The M-Line condensing unit platform offers minimal sound output for quiet operation. With an optional electronic unit controller, additional benefits include: quick and easy setup; improved set-point accuracy, troubleshooting and diagnostics; and additional system safeguards to help end users and contractors improve usability and serviceability, the company says.

Stores incorporate propane refrigerating technology

According to, Target Corp. now has self-contained display cases that run off of propane refrigerant (R290) in more than 1,000 of its stores.

Additionally, Hannaford Supermarkets, a New England-based grocery store chain, is planning to open a small new store that uses self-contained propane cases with water-loop condensing for all low-temperature foods.

Target cited three reasons for making the move toward using a propane refrigerant in many of its stores:

  • Propane has the lowest energy consumption of all hydrofluorocarbons and natural refrigerants and a low global warming potential measurement.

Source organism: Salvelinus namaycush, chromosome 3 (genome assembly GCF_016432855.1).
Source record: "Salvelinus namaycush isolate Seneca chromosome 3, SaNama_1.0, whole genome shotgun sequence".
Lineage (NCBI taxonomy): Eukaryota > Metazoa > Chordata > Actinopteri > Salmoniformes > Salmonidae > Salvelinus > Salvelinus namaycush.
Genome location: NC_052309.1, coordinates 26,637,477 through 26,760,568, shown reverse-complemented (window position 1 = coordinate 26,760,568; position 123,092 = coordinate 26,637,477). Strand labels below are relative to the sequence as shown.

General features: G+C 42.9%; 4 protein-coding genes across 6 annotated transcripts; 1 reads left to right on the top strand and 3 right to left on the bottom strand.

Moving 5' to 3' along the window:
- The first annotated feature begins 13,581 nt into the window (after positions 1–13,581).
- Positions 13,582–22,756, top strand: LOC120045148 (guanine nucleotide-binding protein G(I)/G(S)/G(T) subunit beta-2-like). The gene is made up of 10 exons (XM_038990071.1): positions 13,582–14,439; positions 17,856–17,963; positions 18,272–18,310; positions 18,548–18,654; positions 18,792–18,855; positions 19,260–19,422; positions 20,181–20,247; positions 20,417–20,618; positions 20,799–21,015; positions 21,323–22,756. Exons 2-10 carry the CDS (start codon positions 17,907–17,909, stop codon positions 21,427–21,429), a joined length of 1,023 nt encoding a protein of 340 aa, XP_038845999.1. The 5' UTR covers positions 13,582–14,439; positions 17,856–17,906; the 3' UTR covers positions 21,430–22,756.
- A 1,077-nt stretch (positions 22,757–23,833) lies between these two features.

• Most manufacturers are supplying or are committed to supplying propane cases.
  • Contractors offer service capability for propane equipment.

Solar panels on the roof of Blossman Gas’ Asheville, North Carolina, facility. Photo courtesy of Blossman Gas

Target’s propane cases will include the larger units it purchases for its stores, as well as smaller beverage coolers provided by brands such as PepsiCo and Coca-Cola.

The cases used by Hannaford Supermarkets will use a water-loop to remove heat. Additionally, supermarkets used air-cooled propane cases in several configurations in a number of its stores.

Moving off the grid with propane technology

In an effort to move toward energy independence, Blossman Gas has installed micro-combined heat and power units (micro-CHP) in its Asheville, North Carolina, branch, as well as at its headquarters in Ocean Springs, Mississippi.

Micro-CHP units are on-site electricity generators fueled by propane or other fuels. Blossman Gas chose to use – and resell – units by Japanese manufacturer Yanmar.

Blossman Gas is using the units to provide electricity for the Asheville and Ocean Springs facilities to fully operate “off grid” during high-demand electricity hours. In addition, the system’s cooling water can be used as a supplemental heat source for a traditional forced-air HVAC system, baseboard heat or hydronic heat. In the Ocean Springs location, this hot water is also used for dehumidification and interior hot water for plumbing.